According to Baker, "In the United States, girls have outshined boys in high school for years, amassing more A's, earning more diplomas and gliding more readily into college, where they rack up more degrees -- whether at the bachelor's, master's or doctoral levels."

But when it comes to admission to New York City's selective high schools, boys make up about sixty percent of the students at the most prestigious schools. In 2013, fifty-one percent of the middle school students who took the Specialized High School Admissions Test were girls, but girls made up only forty-five percent of the students who were admitted to the schools.

This is surprising for two reasons. Nationally, enrollment in highly competitive high schools is fifty-five percent female. In addition, when schools use multiple criteria for admission, including school performance, girls do significantly better than boys. The Times reported that at LaGuardia High School of Music and Art and Performing Arts, where admission is based on grades, auditions, and portfolios, the study body is nearly three-quarters female. Other elite programs that weigh-in school performance in their admission process have similar population imbalances favoring girls. At Bard, Millennium, Beacon, and Townsend Harris high schools girls outnumber boys by at least three to two. The principal at Bard said he has had to work to find ways to recruit more qualified male students.

If girls are in general better students, why are the high-stakes test schools disproportionally male?

The best answer I can come up with is that the admission test, which is designed by Pearson, does not accurately measure the ability to perform in high school at the highest levels. More likely, the results reflect a decision by immigrant families to invest in their sons by paying for them to take expensive test prep classes at private cram schools where tuition costs can run to thousands of dollars. Students who do not have access to these courses, because they are girls, from poorer families, or African American and Latino, are then discriminated against by the testing process.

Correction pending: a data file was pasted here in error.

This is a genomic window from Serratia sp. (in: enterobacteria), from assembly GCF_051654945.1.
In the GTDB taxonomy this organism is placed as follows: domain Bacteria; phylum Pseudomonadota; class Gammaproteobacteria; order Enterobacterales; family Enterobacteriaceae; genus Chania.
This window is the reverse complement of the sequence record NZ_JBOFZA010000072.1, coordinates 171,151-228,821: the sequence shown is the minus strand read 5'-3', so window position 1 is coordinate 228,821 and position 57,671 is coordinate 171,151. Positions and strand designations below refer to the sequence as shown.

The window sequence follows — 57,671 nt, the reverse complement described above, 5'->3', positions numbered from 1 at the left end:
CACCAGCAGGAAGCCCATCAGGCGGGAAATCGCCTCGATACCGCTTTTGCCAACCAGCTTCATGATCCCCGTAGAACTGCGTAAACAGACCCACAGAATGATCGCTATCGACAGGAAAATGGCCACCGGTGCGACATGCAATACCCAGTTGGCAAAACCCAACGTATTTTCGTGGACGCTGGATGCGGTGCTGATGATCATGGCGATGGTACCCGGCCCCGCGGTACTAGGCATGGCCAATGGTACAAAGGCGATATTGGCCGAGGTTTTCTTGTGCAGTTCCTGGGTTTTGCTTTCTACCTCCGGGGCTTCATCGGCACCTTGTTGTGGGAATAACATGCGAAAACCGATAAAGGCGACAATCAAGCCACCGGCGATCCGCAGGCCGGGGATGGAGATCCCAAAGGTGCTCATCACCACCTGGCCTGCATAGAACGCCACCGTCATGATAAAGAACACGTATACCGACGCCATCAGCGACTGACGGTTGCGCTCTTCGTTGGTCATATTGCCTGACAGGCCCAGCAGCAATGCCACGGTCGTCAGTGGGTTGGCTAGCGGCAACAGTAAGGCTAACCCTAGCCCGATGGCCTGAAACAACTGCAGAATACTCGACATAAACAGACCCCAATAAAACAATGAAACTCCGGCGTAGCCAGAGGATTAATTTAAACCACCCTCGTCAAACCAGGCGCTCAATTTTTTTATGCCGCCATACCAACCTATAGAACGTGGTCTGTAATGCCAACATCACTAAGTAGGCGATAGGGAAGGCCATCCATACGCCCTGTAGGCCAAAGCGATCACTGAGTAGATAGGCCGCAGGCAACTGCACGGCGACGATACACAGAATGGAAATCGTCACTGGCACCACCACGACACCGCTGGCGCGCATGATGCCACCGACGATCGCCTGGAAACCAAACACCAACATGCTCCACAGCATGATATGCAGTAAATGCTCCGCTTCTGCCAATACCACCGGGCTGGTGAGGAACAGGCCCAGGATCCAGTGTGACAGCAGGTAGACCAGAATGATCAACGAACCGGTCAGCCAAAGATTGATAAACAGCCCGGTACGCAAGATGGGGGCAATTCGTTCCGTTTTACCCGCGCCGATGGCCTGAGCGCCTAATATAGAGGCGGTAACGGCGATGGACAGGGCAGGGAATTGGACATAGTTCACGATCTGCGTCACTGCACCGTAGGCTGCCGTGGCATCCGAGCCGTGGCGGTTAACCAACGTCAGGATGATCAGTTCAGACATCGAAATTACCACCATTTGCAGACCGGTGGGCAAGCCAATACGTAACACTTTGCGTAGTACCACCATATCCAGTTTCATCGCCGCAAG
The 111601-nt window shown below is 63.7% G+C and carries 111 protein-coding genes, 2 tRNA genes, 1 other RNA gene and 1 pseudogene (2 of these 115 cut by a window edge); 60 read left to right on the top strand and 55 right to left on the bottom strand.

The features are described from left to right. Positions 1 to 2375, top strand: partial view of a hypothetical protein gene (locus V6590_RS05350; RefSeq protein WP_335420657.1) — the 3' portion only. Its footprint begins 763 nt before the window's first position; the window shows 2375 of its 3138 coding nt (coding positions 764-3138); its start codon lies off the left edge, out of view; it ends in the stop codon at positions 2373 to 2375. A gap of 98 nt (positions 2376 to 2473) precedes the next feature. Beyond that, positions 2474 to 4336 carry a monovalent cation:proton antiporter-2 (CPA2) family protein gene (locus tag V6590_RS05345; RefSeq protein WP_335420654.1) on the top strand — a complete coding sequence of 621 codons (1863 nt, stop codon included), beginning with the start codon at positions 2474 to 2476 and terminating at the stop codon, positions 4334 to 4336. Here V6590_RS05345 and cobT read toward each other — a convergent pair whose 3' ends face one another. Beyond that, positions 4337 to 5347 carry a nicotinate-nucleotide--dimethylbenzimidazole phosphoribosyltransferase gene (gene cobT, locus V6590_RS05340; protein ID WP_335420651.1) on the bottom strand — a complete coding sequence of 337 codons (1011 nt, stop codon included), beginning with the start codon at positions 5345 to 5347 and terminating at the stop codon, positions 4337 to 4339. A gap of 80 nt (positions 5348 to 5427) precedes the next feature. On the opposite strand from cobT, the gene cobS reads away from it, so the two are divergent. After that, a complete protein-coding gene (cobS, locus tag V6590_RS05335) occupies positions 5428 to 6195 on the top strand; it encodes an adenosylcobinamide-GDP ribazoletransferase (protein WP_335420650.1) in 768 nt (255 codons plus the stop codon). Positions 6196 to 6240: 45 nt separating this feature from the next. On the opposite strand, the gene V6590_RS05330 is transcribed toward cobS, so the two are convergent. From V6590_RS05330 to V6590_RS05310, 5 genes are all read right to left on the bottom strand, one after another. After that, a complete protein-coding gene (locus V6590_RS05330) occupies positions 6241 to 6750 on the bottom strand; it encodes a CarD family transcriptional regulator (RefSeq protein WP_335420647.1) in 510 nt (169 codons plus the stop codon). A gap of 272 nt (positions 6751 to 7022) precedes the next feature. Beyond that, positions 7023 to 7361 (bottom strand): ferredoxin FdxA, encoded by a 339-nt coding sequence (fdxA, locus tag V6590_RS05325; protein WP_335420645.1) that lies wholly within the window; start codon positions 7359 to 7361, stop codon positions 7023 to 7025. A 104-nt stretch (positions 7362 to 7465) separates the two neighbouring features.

If this is the case, and I strongly suspect it is, we are once again looking at money as the key to success, not desire to excel or performance in school.

Following my previous post on Pearson, "Enough is Enough: Pearson Fails the Test Again and Again," I received an email from Dr. Alexey Kuptsov, a Professor of Mathematics at the Courant Institute of Mathematical Sciences at New York University. Dr. Kuptsov wrote that according to "Pearson they fixed the calculations and re-reviewed the scoring system used" when they corrected the "scoring errors" on this year's New York City of tests for admission into the "Gifted and Talented." However Dr. Kuptsov believes "Pearson fixed only part of the problem: they recalculated scores on NYC children who took the test. Together with recalculating NYC kids' scores, Pearson should have updated the scores of same-aged peers in the nationwide sample of students who took these tests. If their scores have the same errors that the scores of NYC kids had, it would imply the percentile ranks are flawed. Moreover, intuitively it seems to be exactly what's happening as we see a massive unexpected increase in the number of NYC children who scored 99 percentile.

Dr. Kuptsov said that he "tried contacting Pearson directly but they are not particularly
cooperative, they just referred me to the NYC DOE and asked to initiate the inquiry through them which is rather time consuming. But the problem is very urgent and DOE plans to release new updated scores."

I am not a statistician or an expert in this aspect of student assessment so I consulted a colleague, Dr. Bruce Torff, the director of the doctoral program in Curriculum and Instruction at Hofstra University. Bruce agrees with Dr. Kuptsov's appraisal of the situation, feeling "if the grading was flawed in NYC, it likely it is for the norm group also. Fixing that might not move the needle much, but there's a chance it would." He was also "not surprised Pearson is in stonewall mode. They have a lot to stonewall." He continued, "As taxpayers we pay for the tests the state administers, but yet they will not let us see the data to evaluate the psychometric utility of the tests. I understand why the CIA works in secret; they have national security concerns. But the only agenda served by NYSED secrecy is their own reputation, which they know would be destroyed if people found out how questionable their tests are. We should demand transparency for the tests we fund."